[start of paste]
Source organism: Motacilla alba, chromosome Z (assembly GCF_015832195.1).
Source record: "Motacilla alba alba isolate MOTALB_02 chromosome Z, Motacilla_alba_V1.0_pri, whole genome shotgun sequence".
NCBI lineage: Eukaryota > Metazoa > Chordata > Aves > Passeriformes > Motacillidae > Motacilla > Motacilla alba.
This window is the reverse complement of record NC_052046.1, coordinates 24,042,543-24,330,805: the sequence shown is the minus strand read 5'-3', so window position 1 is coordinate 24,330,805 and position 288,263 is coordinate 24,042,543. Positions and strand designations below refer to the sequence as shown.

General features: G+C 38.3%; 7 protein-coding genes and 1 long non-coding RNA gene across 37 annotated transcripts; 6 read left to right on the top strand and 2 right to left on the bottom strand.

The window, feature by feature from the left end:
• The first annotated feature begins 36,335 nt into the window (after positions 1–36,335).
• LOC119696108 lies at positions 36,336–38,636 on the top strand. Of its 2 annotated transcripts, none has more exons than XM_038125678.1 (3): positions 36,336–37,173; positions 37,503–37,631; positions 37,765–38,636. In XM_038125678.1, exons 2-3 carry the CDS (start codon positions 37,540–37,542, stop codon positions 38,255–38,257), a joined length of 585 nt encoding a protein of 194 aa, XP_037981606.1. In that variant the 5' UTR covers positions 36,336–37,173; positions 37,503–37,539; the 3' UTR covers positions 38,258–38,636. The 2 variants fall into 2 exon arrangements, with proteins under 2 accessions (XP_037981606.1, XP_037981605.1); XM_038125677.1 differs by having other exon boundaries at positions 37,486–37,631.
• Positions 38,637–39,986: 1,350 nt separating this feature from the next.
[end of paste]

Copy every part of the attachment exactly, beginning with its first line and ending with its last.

Source organism: Motacilla alba, chromosome Z (assembly GCF_015832195.1).
Source record: "Motacilla alba alba isolate MOTALB_02 chromosome Z, Motacilla_alba_V1.0_pri, whole genome shotgun sequence".
NCBI lineage: Eukaryota > Metazoa > Chordata > Aves > Passeriformes > Motacillidae > Motacilla > Motacilla alba.
This window is the reverse complement of record NC_052046.1, coordinates 24,042,543-24,330,805: the sequence shown is the minus strand read 5'-3', so window position 1 is coordinate 24,330,805 and position 288,263 is coordinate 24,042,543. Positions and strand designations below refer to the sequence as shown.

General features: G+C 38.3%; 7 protein-coding genes and 1 long non-coding RNA gene across 37 annotated transcripts; 6 read left to right on the top strand and 2 right to left on the bottom strand.

The window, feature by feature from the left end:
• The first annotated feature begins 36,335 nt into the window (after positions 1–36,335).
• LOC119696108 lies at positions 36,336–38,636 on the top strand. Of its 2 annotated transcripts, none has more exons than XM_038125678.1 (3): positions 36,336–37,173; positions 37,503–37,631; positions 37,765–38,636. In XM_038125678.1, exons 2-3 carry the CDS (start codon positions 37,540–37,542, stop codon positions 38,255–38,257), a joined length of 585 nt encoding a protein of 194 aa, XP_037981606.1. In that variant the 5' UTR covers positions 36,336–37,173; positions 37,503–37,539; the 3' UTR covers positions 38,258–38,636. The 2 variants fall into 2 exon arrangements, with proteins under 2 accessions (XP_037981606.1, XP_037981605.1); XM_038125677.1 differs by having other exon boundaries at positions 37,486–37,631.
• Positions 38,637–39,986: 1,350 nt separating this feature from the next.